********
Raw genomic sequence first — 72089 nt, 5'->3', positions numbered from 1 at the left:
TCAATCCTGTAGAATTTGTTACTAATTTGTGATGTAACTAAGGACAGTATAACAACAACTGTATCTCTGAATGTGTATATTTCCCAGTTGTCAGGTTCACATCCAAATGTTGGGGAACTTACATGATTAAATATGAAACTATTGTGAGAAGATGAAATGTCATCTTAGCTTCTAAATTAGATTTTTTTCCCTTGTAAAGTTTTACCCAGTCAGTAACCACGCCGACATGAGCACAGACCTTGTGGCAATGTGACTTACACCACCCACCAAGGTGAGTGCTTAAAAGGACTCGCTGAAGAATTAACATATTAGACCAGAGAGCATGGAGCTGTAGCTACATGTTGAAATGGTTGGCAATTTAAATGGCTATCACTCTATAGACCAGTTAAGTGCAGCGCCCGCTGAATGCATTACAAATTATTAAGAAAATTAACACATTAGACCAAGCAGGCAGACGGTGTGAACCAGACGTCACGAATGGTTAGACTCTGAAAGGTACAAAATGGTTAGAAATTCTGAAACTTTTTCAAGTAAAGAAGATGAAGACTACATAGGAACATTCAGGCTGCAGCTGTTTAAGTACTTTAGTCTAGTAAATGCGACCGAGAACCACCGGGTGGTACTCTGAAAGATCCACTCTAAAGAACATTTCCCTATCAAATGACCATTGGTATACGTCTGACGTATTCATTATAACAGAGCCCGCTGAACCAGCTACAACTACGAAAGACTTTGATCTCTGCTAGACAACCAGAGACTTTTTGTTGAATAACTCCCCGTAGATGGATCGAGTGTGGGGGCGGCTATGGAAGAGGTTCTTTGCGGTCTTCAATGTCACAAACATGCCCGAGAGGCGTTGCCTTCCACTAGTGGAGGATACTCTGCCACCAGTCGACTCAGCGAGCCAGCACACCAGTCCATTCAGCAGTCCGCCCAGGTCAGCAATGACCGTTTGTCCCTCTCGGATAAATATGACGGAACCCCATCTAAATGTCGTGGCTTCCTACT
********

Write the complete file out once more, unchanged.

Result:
Raw genomic sequence first — 72089 nt, 5'->3', positions numbered from 1 at the left:
TCAATCCTGTAGAATTTGTTACTAATTTGTGATGTAACTAAGGACAGTATAACAACAACTGTATCTCTGAATGTGTATATTTCCCAGTTGTCAGGTTCACATCCAAATGTTGGGGAACTTACATGATTAAATATGAAACTATTGTGAGAAGATGAAATGTCATCTTAGCTTCTAAATTAGATTTTTTTCCCTTGTAAAGTTTTACCCAGTCAGTAACCACGCCGACATGAGCACAGACCTTGTGGCAATGTGACTTACACCACCCACCAAGGTGAGTGCTTAAAAGGACTCGCTGAAGAATTAACATATTAGACCAGAGAGCATGGAGCTGTAGCTACATGTTGAAATGGTTGGCAATTTAAATGGCTATCACTCTATAGACCAGTTAAGTGCAGCGCCCGCTGAATGCATTACAAATTATTAAGAAAATTAACACATTAGACCAAGCAGGCAGACGGTGTGAACCAGACGTCACGAATGGTTAGACTCTGAAAGGTACAAAATGGTTAGAAATTCTGAAACTTTTTCAAGTAAAGAAGATGAAGACTACATAGGAACATTCAGGCTGCAGCTGTTTAAGTACTTTAGTCTAGTAAATGCGACCGAGAACCACCGGGTGGTACTCTGAAAGATCCACTCTAAAGAACATTTCCCTATCAAATGACCATTGGTATACGTCTGACGTATTCATTATAACAGAGCCCGCTGAACCAGCTACAACTACGAAAGACTTTGATCTCTGCTAGACAACCAGAGACTTTTTGTTGAATAACTCCCCGTAGATGGATCGAGTGTGGGGGCGGCTATGGAAGAGGTTCTTTGCGGTCTTCAATGTCACAAACATGCCCGAGAGGCGTTGCCTTCCACTAGTGGAGGATACTCTGCCACCAGTCGACTCAGCGAGCCAGCACACCAGTCCATTCAGCAGTCCGCCCAGGTCAGCAATGACCGTTTGTCCCTCTCGGATAAATATGACGGAACCCCATCTAAATGTCGTGGCTTCCTACT